Vascular Plants of North Carolina
Account for Seabeach Evening-primrose - Oenothera humifusa   Nuttall
Members of Onagraceae:
Members of Oenothera with account distribution info or public map:
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Section 6 » Order Myrtales » Family Onagraceae
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DistributionThroughout the entire Outer Bnaks and barrier islands, from VA to SC. Does not occur on the mainland.

This is a coastal species from NJ south to FL and around the Gulf west to LA.
AbundanceCommon and usually easily found on barrier islands.
HabitatThis species is limited in NC to coastal sand dunes, including sand flats.
PhenologyBlooms from May to October, and fruits shortly after flowering.
IdentificationThis is a species quite adapted to its harsh habitat, as it is a somewhat woody-stemmed herb, sprawling and mostly decumbent along the sand. It has a very glaucous and hoary (pale or frosted) appearance, branched from the base, with alternate leaves. These leaves are very hairy, narrowly elliptic to oblanceolate, about 1.5 inches long and 1/3-inch wide, mostly entire but some leaves may have lobes. This species has relatively few flowers, generally one to several in upper axils of a branch, but with the typical Oenothera structure -- 4 bright yellow petals that are notched at the apex (to look like 8 lobes). The petals are ascending and about 1/2-inch long. This species should be identifiable even when no flowers or capsules are present, owing to its sprawling appearance with very hoary appearance and narrow alternate leaves. There are not many plants of dunes with colorful flowers (perhaps excepting a few morning-glories and yuccas), and thus the bright yellow flowers are quite welcome in such an otherwise barren habitat for color.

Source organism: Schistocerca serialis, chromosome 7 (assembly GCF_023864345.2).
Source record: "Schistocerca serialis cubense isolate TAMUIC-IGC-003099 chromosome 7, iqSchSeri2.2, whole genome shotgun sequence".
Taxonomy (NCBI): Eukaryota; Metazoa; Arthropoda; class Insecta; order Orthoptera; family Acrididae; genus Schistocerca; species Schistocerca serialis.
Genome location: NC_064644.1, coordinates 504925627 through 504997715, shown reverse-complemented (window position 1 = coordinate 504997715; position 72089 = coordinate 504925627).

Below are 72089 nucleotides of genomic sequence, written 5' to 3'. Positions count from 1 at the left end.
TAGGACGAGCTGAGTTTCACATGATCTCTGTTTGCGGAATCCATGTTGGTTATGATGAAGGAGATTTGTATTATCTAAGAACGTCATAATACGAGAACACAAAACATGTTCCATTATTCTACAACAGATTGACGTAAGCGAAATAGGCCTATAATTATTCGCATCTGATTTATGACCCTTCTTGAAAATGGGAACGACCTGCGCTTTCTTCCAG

Taxonomic CommentsNone

Other Common Name(s)Spreading Evening-primrose, Dunes Evening-primrose
State RankS3
Global RankG5
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US Status
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B.A. SorrieRoadside, Wanchese Road S of US 64. 21 Apr 2012. DareBIUPhoto_natural
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